In 2034 the independent city-state of Edinburgh is still as apocalyptic as it was when I first encountered Quint Dalrymple in The Body Politic back in the 2020s. The City Guardians have relaxed the regime somewhat, pardoned various miscreants and allow the citizens more freedoms than were ever offered in the previous years, but some things haven’t changed.  The City is still a hotspot for tourists who still take priority over the ordinary Citizens.  Conditions for the Citizens haven’t really improved greatly and Quint Dalrymple is still sceptical about the Guardians and distrusts most people in power.

When a precious tourist is found strangled in Citizen accommodation Dalrymple is brought in to investigate and track down the missing Citizen lives there.  It’s made quite clear to him that he must find the missing woman and not abuse the power that the Council of Guardians are bestowing upon him.  
Whilst Dalrymple is working on this case there is an uprising brewing, a referendum is imminent, the Council of Guardians want the city-state to join the reconstituted Scotland and voting has been made mandatory.  They expect all Citizens to vote yes, but not all of them want to, some are willing to fight for what they believe would be a better leadership and quality of life.  

For fans of the Dalrymple series, rest assured the pairing of Quint and Davie (aka Hume 253) makes a return.  The dynamic duo are as usual on good form, the satire of their exchanges makes for good reading as well as moments to chuckle out loud.  Despite the passing of time, there is no real change to Quint Dalrymple, he’s still cynical, he’s still a Blues fan and he’s still harbouring a grudge against Billy Geddes and the Guardians.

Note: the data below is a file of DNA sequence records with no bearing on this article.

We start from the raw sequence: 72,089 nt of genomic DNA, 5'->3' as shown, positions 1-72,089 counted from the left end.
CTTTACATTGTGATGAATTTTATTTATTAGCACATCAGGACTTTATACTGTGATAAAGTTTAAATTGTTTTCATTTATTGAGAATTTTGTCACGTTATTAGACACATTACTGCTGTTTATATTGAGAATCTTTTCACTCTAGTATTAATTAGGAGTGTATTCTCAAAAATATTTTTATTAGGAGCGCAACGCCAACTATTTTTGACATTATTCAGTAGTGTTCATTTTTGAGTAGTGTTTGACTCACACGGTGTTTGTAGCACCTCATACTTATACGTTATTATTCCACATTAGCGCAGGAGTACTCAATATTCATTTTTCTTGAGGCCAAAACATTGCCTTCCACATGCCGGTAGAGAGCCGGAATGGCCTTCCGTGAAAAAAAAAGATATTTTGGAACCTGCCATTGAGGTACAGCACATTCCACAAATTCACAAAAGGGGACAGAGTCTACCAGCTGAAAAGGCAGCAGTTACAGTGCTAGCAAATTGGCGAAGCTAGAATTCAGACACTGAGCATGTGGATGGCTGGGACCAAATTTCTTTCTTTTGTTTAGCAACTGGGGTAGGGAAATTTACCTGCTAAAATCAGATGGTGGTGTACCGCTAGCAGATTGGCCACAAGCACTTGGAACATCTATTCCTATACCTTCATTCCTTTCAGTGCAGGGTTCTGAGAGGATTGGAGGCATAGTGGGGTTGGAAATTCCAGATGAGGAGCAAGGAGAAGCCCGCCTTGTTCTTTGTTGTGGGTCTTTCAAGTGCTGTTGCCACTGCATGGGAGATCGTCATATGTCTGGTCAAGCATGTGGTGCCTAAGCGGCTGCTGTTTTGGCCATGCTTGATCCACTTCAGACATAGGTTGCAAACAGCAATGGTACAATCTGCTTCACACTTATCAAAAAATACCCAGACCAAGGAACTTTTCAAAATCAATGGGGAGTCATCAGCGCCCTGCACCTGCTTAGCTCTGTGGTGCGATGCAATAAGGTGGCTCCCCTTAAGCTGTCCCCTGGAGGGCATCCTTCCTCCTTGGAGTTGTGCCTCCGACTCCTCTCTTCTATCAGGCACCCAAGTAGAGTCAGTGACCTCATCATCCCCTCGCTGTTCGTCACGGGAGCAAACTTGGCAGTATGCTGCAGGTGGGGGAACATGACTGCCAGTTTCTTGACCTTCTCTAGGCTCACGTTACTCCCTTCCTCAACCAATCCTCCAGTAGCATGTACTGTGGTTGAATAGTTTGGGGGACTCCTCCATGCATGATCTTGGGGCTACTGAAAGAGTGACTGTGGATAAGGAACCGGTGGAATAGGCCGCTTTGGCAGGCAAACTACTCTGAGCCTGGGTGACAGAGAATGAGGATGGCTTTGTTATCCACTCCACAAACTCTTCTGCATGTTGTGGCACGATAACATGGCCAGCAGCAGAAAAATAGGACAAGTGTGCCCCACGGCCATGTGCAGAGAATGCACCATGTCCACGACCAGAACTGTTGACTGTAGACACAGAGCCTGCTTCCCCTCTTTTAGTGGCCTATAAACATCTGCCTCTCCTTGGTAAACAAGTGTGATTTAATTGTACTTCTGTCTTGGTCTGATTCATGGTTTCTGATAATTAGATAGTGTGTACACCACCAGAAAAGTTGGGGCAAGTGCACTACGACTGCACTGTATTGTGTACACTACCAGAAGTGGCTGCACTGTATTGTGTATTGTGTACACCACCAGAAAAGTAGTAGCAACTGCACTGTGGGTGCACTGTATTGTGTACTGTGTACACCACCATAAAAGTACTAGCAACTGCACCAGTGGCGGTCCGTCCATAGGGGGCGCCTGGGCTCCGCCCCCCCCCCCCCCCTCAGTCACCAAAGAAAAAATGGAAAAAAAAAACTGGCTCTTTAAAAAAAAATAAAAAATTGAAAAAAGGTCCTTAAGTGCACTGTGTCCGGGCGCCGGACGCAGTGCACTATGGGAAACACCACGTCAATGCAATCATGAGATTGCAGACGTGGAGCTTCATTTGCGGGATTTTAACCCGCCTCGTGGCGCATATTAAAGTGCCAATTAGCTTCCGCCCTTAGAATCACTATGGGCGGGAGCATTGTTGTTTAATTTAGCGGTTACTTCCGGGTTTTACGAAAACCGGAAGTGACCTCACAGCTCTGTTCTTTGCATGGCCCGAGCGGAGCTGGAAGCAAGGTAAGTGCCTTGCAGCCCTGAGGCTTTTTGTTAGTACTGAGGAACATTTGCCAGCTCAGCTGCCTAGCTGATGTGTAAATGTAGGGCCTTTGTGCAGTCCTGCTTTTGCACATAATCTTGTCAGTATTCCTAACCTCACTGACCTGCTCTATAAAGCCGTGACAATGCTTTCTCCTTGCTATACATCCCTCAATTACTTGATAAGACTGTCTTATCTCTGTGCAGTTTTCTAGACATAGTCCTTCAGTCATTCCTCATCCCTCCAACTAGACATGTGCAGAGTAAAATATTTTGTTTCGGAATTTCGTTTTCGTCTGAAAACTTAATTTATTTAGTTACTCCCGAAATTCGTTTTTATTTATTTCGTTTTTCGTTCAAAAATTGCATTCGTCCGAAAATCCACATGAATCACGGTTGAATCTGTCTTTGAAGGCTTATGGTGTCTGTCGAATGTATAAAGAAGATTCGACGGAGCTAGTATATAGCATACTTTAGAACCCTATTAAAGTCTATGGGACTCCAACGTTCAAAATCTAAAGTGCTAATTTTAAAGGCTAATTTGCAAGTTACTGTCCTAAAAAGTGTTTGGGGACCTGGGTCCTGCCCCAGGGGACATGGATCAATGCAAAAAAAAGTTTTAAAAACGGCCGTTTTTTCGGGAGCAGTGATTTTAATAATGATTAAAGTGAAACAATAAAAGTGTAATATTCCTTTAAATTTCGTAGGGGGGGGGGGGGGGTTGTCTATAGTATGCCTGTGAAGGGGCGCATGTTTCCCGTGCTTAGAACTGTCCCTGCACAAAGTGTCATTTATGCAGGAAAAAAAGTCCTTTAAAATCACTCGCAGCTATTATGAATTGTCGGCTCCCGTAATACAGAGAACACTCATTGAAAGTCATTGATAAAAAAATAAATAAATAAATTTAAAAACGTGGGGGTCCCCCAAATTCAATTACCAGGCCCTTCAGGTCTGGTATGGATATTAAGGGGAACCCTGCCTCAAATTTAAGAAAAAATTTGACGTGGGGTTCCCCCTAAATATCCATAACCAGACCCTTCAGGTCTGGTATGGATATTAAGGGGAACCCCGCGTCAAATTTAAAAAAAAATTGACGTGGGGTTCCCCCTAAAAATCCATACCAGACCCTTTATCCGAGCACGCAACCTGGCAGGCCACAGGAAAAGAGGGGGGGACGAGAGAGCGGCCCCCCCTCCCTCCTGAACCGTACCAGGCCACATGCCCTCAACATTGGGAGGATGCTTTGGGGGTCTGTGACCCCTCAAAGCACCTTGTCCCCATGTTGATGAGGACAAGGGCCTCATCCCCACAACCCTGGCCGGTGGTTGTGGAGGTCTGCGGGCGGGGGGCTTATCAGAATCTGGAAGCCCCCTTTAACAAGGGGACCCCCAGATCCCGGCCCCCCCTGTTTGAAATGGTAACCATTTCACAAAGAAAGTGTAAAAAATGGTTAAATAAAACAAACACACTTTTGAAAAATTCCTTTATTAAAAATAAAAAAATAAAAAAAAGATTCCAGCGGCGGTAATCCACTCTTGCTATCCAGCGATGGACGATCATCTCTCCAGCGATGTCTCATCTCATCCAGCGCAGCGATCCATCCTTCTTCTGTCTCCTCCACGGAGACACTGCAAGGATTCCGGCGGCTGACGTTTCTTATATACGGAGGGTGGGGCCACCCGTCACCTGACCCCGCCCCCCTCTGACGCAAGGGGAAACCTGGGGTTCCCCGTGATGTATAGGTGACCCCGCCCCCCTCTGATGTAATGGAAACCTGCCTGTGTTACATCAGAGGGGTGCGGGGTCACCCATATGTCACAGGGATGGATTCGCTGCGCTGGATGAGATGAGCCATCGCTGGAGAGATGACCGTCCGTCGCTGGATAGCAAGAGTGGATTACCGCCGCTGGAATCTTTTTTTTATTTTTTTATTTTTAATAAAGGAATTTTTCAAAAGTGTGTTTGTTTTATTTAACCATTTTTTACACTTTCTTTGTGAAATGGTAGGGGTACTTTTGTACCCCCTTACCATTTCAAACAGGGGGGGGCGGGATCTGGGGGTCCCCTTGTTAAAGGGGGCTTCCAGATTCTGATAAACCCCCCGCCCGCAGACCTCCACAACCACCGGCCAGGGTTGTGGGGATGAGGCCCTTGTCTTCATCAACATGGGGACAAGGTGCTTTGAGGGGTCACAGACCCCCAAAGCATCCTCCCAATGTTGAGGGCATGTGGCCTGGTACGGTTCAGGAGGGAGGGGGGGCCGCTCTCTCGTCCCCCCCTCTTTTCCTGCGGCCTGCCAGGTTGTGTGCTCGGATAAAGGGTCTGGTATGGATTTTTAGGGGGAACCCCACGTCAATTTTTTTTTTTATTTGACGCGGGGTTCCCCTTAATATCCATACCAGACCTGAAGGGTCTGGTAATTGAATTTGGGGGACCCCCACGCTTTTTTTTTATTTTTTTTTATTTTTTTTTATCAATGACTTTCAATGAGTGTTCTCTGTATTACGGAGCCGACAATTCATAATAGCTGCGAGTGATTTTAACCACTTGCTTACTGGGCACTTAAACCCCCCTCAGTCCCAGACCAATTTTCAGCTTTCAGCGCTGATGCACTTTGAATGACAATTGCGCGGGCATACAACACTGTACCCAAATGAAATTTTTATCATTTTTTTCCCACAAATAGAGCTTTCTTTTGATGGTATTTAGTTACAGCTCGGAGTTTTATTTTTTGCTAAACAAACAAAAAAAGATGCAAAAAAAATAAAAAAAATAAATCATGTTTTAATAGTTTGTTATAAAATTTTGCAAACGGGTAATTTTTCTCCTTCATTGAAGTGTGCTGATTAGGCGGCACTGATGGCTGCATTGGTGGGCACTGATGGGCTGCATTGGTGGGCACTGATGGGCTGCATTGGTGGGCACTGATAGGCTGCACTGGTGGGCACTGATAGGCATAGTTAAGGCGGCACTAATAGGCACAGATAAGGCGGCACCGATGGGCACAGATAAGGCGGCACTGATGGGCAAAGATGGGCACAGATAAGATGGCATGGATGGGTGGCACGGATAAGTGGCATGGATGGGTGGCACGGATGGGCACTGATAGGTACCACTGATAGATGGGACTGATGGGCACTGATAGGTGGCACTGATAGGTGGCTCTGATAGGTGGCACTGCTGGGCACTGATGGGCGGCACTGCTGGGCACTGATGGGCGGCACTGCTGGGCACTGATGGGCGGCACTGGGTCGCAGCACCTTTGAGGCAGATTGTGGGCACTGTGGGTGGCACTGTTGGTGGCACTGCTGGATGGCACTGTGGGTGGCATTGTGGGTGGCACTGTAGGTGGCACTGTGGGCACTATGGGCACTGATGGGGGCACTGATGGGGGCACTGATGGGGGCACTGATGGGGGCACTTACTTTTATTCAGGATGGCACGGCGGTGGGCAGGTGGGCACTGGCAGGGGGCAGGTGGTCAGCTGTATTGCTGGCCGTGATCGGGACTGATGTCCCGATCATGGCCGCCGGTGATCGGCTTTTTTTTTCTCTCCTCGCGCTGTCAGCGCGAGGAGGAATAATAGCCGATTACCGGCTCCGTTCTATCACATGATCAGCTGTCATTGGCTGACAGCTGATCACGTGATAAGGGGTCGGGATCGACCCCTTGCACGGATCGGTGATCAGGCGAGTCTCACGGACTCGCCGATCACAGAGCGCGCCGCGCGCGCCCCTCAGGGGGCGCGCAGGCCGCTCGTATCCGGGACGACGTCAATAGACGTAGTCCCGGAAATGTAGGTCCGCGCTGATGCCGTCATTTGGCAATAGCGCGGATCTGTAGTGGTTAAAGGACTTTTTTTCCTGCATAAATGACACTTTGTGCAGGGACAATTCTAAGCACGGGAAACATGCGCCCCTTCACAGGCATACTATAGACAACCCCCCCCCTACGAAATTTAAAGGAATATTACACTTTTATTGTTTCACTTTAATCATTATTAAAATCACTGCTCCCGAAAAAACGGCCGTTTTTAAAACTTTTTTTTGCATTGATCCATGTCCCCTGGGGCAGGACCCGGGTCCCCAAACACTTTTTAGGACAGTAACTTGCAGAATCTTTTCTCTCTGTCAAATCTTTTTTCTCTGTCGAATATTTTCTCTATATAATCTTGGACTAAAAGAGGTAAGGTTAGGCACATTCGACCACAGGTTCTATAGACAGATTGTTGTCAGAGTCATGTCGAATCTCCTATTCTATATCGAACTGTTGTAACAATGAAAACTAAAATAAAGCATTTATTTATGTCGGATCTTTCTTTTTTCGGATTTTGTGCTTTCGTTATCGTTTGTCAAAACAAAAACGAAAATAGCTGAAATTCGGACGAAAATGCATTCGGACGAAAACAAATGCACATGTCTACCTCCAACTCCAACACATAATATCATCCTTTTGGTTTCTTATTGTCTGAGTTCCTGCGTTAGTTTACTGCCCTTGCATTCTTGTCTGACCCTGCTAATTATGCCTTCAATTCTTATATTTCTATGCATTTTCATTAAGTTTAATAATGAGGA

Johnston’s writing is as brilliant as ever, references to Classics such as Plato and Homer give away subtle hints to both the intelligence of the author as well as his studies (ancient and modern Greek at university).  There is skill in writing a futuristic setting that can also incorporate “old world” attributes, the utopian Glasgow that is hinted at (which features in The Blood Tree) contrasted with the wild borders areas emphasises the richly descriptive quality of the writing.  
The characters are good, Dalrymple is the perfect protagonist, disillusioned with the regime, sceptical, argumentative and not afraid to speak his mind.  Davie (Hume 253) as well as being a loyal Auxiliary and Guard Commander, is Quint’s best friend, shows a caring side but also can be relied on for the necessary muscle or brute force.  Other interesting characters include Hector Dalrymple, an ex Guardian and Quint’s father, and Billy Geddes, a former Auxiliary who Quint regarded as colleague and friend. 

The pace of the book is good, the storyline is gripping and so sweeps you along with it, if you can manage to put it down between chapters I suspect you would  be able to carry on without much issue at all.  

Despite this being a continuation of the series of books with Dalrymple, this story really could be read as a stand alone book.  Granted, having read the other books in the series the city-state of Edinburgh and its Council will make more sense, but this certainly will not detract from the enjoyment.

I would have no hesitation to recommend this to fans of Johnston’s previous works, especially fans of the Dalrymple series, as well as fans of Fiction and Mystery genres.  But be aware, this isn’t just a typical run on the mill mystery story, this is an intelligently written, highly addictive book!

I would like to thank Severn House Publishers for the copy of this book in return for an honest review and if you would like to buy a copy, this book was published in Hardback on 31st December 2015, but I hope other formats will be available soon, a copy can be purchased here Skeleton Blues (UK Hardback)